Heartless Thief Stole From Outside Littleport Charity Shop
THEY say that charity begins at home – but heartless thief Dale Curtis tried to cheat a charity in a bid to furnish his home. He spotted a bedside table that had been left outside a Littleport charity shop – and helped himself to the donated item, loading
THEY say that charity begins at home - but heartless thief Dale Curtis tried to cheat a charity in a bid to furnish his home.
He spotted a bedside table that had been left outside a Littleport charity shop - and helped himself to the donated item, loading it into a friend's car.
But a vigilant motorist spotted Curtis and his friend outside the Branching Out store in the High Street, and alerted staff when he later realised the bedside cabinet was missing.
Appearing before Ely magistrates on Thursday, 41-year-old Curtis, of Ely Road, Littleport, admitted stealing the cabinet on September 27. He was given a 12-month conditional discharge.
Branching Out is a charity that works with and supports people with mild and challenging learning disabilities and difficulties. It has four charity shops, a workshop, market garden and recycling department.
Most of the stock at the charity's shop in Littleport High Street is donated; and when it is closed items are left in the doorway, to be sorted by staff at a later date, the court heard from prosecutor Laura Mardell.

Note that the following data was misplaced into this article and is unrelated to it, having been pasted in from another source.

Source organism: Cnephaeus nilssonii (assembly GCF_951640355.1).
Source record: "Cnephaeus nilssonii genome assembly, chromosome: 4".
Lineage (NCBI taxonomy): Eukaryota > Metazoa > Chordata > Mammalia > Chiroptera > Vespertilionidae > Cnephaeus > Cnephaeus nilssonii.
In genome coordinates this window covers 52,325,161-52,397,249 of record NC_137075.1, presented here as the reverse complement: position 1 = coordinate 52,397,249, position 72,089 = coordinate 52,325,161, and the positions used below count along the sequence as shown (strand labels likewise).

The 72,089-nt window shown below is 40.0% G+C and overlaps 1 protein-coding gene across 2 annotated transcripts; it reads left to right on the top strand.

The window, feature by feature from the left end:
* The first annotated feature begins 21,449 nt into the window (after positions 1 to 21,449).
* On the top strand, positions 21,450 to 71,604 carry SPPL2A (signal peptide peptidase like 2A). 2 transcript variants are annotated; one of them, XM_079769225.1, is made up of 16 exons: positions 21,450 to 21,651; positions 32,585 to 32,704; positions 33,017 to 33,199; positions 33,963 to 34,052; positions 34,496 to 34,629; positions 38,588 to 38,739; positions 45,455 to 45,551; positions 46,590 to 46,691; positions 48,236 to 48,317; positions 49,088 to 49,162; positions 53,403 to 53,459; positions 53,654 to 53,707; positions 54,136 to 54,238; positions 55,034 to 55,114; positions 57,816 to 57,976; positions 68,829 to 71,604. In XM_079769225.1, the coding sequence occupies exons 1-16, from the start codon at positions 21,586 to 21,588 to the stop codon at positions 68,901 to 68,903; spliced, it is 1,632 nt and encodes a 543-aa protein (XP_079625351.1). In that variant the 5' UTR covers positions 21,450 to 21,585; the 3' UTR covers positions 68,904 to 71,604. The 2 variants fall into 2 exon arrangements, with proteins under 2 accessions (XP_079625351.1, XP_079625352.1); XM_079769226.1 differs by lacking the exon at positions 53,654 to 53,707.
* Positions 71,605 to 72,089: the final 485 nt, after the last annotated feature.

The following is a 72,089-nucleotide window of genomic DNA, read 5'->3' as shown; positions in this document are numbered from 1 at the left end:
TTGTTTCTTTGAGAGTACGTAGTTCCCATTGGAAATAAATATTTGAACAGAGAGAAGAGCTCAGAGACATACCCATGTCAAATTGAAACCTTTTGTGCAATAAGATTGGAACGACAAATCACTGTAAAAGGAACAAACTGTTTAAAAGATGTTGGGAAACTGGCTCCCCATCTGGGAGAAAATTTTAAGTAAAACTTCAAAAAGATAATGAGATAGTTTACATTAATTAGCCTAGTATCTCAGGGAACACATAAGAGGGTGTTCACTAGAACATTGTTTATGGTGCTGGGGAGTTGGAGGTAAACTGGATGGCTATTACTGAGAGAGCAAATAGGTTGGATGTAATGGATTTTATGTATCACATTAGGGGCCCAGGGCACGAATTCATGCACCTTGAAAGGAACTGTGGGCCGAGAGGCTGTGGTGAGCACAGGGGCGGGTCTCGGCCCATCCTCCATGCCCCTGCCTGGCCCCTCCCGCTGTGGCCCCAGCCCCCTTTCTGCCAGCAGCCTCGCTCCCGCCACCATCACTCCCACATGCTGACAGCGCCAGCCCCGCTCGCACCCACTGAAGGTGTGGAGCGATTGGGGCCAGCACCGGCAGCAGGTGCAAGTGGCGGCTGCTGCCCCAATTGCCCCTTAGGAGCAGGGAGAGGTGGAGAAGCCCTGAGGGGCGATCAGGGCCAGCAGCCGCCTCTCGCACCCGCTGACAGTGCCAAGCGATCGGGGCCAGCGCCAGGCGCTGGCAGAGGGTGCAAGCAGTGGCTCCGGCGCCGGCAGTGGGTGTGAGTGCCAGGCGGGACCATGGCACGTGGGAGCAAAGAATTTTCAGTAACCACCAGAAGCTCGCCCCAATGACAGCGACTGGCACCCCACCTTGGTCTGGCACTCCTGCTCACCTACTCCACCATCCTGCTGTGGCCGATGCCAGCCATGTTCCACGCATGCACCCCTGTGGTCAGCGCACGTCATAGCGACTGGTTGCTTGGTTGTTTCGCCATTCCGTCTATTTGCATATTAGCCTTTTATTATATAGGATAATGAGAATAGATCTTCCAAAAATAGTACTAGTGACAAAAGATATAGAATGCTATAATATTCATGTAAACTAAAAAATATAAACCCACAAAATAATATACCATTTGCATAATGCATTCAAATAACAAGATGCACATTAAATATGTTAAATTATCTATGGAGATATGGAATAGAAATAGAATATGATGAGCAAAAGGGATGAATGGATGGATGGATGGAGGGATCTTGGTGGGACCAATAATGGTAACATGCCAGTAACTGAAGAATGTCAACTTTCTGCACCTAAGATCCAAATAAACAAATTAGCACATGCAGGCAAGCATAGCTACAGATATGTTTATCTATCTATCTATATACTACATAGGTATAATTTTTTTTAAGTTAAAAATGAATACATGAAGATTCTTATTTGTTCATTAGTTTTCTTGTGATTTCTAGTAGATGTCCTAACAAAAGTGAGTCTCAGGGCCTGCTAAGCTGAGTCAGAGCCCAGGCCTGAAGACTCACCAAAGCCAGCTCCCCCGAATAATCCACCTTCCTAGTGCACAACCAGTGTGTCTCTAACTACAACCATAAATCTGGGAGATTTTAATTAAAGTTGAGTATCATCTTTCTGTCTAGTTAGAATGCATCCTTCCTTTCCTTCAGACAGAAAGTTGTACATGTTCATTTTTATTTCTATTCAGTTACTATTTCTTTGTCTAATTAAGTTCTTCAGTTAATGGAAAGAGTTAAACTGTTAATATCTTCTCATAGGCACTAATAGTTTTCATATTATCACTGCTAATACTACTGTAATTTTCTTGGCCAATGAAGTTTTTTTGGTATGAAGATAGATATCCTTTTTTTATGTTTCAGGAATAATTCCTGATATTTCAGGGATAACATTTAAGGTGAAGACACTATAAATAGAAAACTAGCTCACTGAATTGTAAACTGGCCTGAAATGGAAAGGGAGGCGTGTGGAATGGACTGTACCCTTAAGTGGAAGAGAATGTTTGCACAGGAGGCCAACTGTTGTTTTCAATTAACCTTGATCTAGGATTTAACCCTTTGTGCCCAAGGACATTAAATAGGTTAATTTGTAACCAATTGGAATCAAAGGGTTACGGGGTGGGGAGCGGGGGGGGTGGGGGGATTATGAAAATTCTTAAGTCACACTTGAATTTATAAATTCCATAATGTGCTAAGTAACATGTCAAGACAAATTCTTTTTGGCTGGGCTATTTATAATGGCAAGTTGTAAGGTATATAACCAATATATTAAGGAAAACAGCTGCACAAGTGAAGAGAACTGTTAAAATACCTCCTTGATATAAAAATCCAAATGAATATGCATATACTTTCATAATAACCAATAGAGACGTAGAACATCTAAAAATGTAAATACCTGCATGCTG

- 1 Petition launched to save village pub
- 2 Man suffers injuries after A142 morning crash
- 3 WATCH: Emotional tribute to honour and remember crash victim
- 4 Father accused of baby daughter's murder gave her squash, court told
- 5 Father accused of baby girl's murder 'had short fuse and made things up'
- 6 'Our dog was our motivation’ - couple behind organic dog treats business
- 7 Disciplinary action against anti-Pride pastor ‘never, ever about his religion’
- 8 Unearthed treasures to be displayed outside British Museum for first time
- 9 Pub company comes out fighting to keep controversial cuppa sign
- 10 Car travelled wrong way down A1 before triple fatal crash, say police
On September 27, Philip Malkin saw a car parked outside the shop, and two men in the doorway looking at items. He recorded the car's number plate details, and when he realised furniture was missing, he contacted shop staff.
When arrested, Curtis admitted taking the cabinet after a friend gave him a lift into town. He returned the cabinet a couple of days later.
"This was an impulsive offence, he was going past the store and saw the items in the doorway," explained solicitor Jacqui Baldwin.
"He asked his friend to stop. He saw the cabinet; he fancied it for his home, so took it. It was foolish, and something he very much regrets.
"Two days later he took the cabinet back, and left it in the doorway where he found it.